France and Germany have hatched up a plan they hope will tempt the UK to rejoin the EU – at least as an “associate member”.
French President Emmanuel Macron and German Chancellor Olaf Scholz want to see an “inner circle” of countries bound together by ever-closer rules covering areas like EU budgets and tax – and even defence, security and foreign policy.
An “outer circle” would be based on the single market, but not bound by the Brussels dream of an ever-closer union. It would, however, be based on free movement and “open-door” immigration policies.
They hope this will provide a home for existing EU members such as Hungary and Poland who are losing patience with Brussels, and nations like Norway and Switzerland that never wanted to join in the first place. The French and Germans have also floated the idea of Britain signing up.
I voted Remain in 2016, but immediately accepted the referendum result and argued for a deal that would get us out of the political institutions and ever-closer union, but protect businesses and jobs that depend on trade with EU. Any chance of a compromise then was strangled at birth as people tried to re-run the referendum or block Brexit altogether.
And this new plan is not going to work today. Even Labour Leader Sir Keir Starmer, who previously fought tooth and nail to keep us in the EU, dismissed the idea.
However, the plan may appeal to those who still hope Brexit can be reversed, such as parts of the business, media and political establishment. But what they need to understand is that the utopian dream of a tolerant welcoming EU is over. It’s time to put this wishful thinking to bed.
The liberal vision on which the EU was built is disappearing as countries across Europe elect right-wing politicians – in some cases even from the far right. Macron and Scholz are fighting desperately to keep Europe together as mass migration and anger at falling living standards threaten to rip it apart. Working people across Europe are worried and angry as new technology and cheaper imports threaten traditional industries and put people out of work. Low growth and low wages mean many real incomes have not increased for 20 years.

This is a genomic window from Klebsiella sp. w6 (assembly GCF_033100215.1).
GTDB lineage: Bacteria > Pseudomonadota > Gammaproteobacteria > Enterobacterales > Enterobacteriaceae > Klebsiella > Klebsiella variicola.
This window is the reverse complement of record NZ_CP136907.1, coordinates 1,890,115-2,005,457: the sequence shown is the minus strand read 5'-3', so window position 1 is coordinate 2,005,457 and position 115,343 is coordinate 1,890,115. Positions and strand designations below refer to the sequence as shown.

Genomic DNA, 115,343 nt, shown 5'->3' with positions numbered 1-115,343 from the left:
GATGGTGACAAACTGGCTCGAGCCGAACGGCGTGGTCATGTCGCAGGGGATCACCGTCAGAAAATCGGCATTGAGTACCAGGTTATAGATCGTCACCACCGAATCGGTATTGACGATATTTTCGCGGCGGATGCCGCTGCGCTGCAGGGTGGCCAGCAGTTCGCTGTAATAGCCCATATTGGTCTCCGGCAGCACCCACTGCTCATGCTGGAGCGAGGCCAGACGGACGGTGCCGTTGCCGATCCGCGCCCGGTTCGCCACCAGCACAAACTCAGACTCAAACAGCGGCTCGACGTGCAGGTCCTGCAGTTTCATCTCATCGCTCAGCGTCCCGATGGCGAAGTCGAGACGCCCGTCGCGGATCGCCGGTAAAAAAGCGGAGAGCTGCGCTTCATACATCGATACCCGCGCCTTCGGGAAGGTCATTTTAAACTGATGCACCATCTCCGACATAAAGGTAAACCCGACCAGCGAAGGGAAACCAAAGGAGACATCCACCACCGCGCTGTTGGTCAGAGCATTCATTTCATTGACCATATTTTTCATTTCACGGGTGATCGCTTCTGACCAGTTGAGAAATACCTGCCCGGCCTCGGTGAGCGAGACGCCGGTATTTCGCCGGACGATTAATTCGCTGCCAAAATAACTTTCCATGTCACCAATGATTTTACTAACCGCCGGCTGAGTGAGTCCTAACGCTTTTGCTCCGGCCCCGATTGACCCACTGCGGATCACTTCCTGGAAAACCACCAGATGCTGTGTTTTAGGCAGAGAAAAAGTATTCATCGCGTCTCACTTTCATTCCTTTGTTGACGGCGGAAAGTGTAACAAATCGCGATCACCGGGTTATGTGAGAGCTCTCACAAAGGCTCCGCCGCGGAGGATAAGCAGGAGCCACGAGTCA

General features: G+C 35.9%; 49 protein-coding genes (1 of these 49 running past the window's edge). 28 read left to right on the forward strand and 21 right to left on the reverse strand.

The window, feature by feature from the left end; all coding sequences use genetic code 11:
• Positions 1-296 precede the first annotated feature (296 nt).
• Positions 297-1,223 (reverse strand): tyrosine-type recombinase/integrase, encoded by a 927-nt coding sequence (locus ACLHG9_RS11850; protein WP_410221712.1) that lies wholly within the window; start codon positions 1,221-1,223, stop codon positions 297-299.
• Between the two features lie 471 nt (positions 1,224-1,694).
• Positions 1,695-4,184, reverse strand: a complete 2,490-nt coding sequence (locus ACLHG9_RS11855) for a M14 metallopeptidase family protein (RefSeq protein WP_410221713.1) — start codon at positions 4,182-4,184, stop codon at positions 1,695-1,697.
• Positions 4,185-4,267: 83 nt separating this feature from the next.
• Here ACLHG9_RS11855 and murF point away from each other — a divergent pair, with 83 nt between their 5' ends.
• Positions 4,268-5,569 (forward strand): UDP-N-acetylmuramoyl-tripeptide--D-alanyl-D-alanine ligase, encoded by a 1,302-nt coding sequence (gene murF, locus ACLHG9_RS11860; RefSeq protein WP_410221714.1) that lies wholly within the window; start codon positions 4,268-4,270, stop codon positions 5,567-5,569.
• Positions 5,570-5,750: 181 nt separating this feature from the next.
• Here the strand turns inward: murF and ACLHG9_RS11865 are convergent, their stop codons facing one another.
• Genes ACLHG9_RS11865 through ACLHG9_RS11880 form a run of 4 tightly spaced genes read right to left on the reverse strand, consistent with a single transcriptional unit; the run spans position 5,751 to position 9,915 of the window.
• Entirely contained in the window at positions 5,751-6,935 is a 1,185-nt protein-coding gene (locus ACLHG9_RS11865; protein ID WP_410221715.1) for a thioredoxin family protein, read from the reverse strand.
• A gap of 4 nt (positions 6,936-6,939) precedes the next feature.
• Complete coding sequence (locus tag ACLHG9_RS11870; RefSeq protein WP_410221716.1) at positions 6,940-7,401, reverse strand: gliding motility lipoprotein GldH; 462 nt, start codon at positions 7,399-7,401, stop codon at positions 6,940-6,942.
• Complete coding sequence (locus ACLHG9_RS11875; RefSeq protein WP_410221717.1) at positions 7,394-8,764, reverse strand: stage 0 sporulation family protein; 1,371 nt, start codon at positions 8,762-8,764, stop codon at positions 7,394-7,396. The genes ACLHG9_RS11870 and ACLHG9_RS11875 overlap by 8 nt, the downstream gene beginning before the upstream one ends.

First came Italy’s new far-right Prime Minister Giorgia Meloni. Her Brothers of Italy party has been described as “the most far-right government since the fascist era of Benito Mussolini”. Just like Donald Trump pledged to build a wall to prevent migrants crossing the border from Mexico, Meloni promised a naval blockade to stop people getting to Europe from the Mediterranean.
Then came Sweden, where a party described as having “neo-Nazi roots” claimed 20 per cent of the vote. Finland and Greece have also both shifted to the right.
Germany’s Alternative for Germany party is under surveillance for suspected far-right extremism, but that hasn’t stopped it overtaking Chancellor Scholz’s Social Democrats in opinion polls.
Who would have thought that, in modern, liberal, democratic Germany – a nation still scarred by memories of the Nazis?
And who would bet against Marine Le Pen winning next year’s Presidential election in France? She’s changed the name of the National Front, toned down the rhetoric and presents a reasonable smiling image. With Macron not allowed to run for another term, she may be the front runner.
Unlike Britain, many of these countries flirted with, embraced or compromised with the far right in the 1930s and during the war. And that should be the warning.
If mainstream leaders fail to come up with proper plans to tackle crime, reduce immigration and bring good new jobs to areas that have lost traditional industries, frustrated and angry voters across Europe will turn to right-wing parties and populist leaders who promise tough action.
Ian Austin is a crossbench member of the House of Lords.